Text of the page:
Both men and women can benefit in the bedroom, from a regular pelvic floor workout!
More than one third of all women experience some form of incontinence or pelvic floor issues during their life. Loss of bladder control can be brought on or exaggerated by many things including pregnancy, ageing, some medications, constipation, chronic coughing or nerve problems such as bulging discs in the back.
While pelvic floor dysfunction is largely known for its impact on women, it also affects a large number of males – a training program for the pelvic floor should also be undertaken by men.
What is the pelvic floor?
The pelvic floor is a group of muscles shaped similar to a ‘hammock’ that stretches across your pelvis and wraps around your urethra and rectum. It consists of two types of muscle fibres – slow and fast twitch. Slow twitch muscle fibres act over long periods of time providing constant gentle support; while the fast twitch fibres activate during short periods of high stress such as coughing, sneezing, and allows you to ‘hold on’ when you really need to urinate. When the pelvic floor is functioning properly the muscles in this area help ensure proper bladder function, work with other core muscles to support your lower back and even increases the intensity of sexual experiences in both women and men. This works by increasing the tone and tightness of the vaginal cavity, as well as increasing the intensity of orgasm sensations for both partners.
Poor pelvic floor function leads to problems with urine and faecal incontinence, back and abdominal pain and in about 25 per cent of cases a condition called ‘prolapse’ where the bladder, uterus or rectum can sag, causing further pain and discomfort.
So how do we treat pelvic floor dysfunction?
Well-known treatments for incontinence include the use of absorbent liners. While these allow you to resume normal activities to some extent they are only a band-aid and not a fix for the underlying issue. Surgery can be performed in some cases but poses a high risk to benefit ratio.
The most common exercises are done in some quiet time at home.
FOR THE LADIES:
Take up a comfortable reclined position on your bed, with your knees slightly bent up. Extend the first two fingers after your thumb and moisten these, either with saliva or personal lubricant. Gently insert your fingers into your vagina and imagine squeezing in and drawing up around your fingers. If you can’t feel a contraction, try squeezing your back passage as if you are trying to stop yourself passing wind. Once you can feel the contraction try and hold this for a number of seconds, ensuring you continue normal breathing. Once you have the contraction right you can do this without your fingers for feedback.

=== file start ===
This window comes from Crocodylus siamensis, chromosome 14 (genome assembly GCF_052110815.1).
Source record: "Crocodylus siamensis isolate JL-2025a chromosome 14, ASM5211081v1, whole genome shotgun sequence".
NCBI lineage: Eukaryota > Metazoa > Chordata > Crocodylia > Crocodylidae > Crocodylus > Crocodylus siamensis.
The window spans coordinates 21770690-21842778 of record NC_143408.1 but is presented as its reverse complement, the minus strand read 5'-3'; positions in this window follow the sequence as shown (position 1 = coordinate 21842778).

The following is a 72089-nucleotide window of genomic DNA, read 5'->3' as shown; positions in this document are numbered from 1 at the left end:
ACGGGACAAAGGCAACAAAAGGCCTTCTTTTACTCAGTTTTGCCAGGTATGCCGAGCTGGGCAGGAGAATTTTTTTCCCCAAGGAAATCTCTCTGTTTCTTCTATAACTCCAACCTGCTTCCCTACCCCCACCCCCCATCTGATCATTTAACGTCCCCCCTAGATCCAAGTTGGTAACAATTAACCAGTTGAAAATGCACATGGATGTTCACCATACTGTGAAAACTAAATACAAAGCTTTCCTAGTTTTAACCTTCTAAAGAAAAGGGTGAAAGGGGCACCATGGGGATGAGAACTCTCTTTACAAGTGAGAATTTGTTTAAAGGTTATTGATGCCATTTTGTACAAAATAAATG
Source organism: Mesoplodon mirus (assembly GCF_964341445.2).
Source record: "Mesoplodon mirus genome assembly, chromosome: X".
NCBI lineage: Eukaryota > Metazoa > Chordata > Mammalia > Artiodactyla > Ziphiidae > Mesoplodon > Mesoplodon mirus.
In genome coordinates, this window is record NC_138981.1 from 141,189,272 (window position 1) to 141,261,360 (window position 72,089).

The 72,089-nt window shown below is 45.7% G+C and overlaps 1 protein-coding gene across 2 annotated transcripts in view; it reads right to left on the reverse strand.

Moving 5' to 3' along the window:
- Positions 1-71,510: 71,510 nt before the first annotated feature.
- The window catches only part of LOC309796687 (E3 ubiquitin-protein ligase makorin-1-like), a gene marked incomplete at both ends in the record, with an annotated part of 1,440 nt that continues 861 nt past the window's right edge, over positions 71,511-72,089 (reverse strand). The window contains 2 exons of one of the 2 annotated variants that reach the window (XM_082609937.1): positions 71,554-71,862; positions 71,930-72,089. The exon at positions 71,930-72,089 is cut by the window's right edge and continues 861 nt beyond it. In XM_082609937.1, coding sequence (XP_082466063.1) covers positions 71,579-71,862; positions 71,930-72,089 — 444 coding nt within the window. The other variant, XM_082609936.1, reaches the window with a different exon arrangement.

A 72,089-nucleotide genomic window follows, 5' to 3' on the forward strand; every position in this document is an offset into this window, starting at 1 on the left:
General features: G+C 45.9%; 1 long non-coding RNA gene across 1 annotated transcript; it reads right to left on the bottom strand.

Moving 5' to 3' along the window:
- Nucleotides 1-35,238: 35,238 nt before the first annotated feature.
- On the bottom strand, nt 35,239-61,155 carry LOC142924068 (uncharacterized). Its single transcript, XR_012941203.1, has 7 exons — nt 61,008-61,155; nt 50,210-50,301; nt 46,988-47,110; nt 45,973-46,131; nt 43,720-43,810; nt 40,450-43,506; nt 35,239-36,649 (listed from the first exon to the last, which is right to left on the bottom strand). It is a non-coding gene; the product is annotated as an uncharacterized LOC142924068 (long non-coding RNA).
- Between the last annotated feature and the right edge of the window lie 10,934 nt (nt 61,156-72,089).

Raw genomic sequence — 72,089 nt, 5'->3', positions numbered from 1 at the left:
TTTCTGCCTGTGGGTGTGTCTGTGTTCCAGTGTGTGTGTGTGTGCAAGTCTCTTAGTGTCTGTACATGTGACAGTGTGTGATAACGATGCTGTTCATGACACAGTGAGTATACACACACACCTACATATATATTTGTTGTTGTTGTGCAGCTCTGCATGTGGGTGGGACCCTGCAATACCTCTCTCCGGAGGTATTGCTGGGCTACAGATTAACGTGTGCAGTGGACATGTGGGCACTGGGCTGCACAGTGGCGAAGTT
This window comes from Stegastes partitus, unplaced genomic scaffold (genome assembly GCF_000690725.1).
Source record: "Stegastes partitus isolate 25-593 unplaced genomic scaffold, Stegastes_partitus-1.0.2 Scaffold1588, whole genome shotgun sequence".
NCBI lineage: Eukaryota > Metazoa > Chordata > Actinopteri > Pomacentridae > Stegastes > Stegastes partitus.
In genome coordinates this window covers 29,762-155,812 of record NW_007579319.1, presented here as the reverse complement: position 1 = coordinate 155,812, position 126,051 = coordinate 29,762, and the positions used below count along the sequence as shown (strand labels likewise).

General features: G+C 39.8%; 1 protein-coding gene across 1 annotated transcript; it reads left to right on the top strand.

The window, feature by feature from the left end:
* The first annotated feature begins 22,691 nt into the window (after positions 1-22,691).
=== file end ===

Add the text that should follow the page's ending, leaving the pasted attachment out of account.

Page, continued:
FOR THE MEN:
Training the pelvic floor in males is all about ‘squeezing the back passage’, similar to how you would if you wished to refrain from passing wind. Of course, many men prefer to generate as much noise as possible rather than refrain, but for the sake of exercising the pelvic floor, you can use this as your guide of how the exercise should be done.
Like any muscle the pelvic floor will fatigue quickly – especially if they are weak and out of condition – so try to slowly increase the amount of time you can hold the contraction, the firmness and the number of repetitions. Now that you have targeted the slow twitch fibres, try a number of short sharp contractions to simulate times when you cough or sneeze. Try not to get disheartened with your progress as the pelvic floor training program can be a slow process and you may have times when you are stressed, coughing a lot or at certain stages of your menstrual cycle, when your progress may be reduced. Just remember to be consistent and patient.
In the past it has also been recommended to practice pelvic floor muscle training by halting your flow of urine; however, this can lead to improper muscle function, so is nowadays only recommended to be used once a week as a test to show improvement. We often recommend a good pelvic floor program to be completed once every night before going to sleep – this program will vary from person to person (varying hold times and sets of holds). This allows your pelvic floor to recover overnight and be ready to work at its best the following day. Having your partner remind you can also be a big help, as improving your pelvic floor will benefit you both during sexual intercourse.
As always, it is advisable to visit your local doctor to discuss your individual issue; however, there are now many physiotherapy and medical clinics that specialise in the treatment of pelvic floor issues, in both men and women. At Chevron Island Physio we are lucky enough to have two highly trained physio’s with a special interest in women’s health and pelvic floor dysfunction. Alison and Gill we be able to discuss these techniques with you and advise you on how to use a bladder diary, biofeedback devices and the best core exercises to help compliment your pelvic floor program.
Your progress with a pelvic floor training program can be a slow process, but don’t get disheartened. Just be consistent and patient, and know that it will be worth the effort in the end.
*DISCLAIMER: This discussion does not provide medical advice. The information, including but not limited to, text, graphics, images and other material contained in this discussion are for informational purposes only. The purpose of this discussion is to promote broad consumer understanding and knowledge of various health topics. It is not intended to be a substitute for professional medical advice, diagnosis or treatment. Always seek the advice of your physician or other qualified health care provider with any questions you may have regarding a medical condition or treatment and before undertaking a new health care regimen, and never disregard professional medical advice or delay in seeking it because of something you have read in this blog.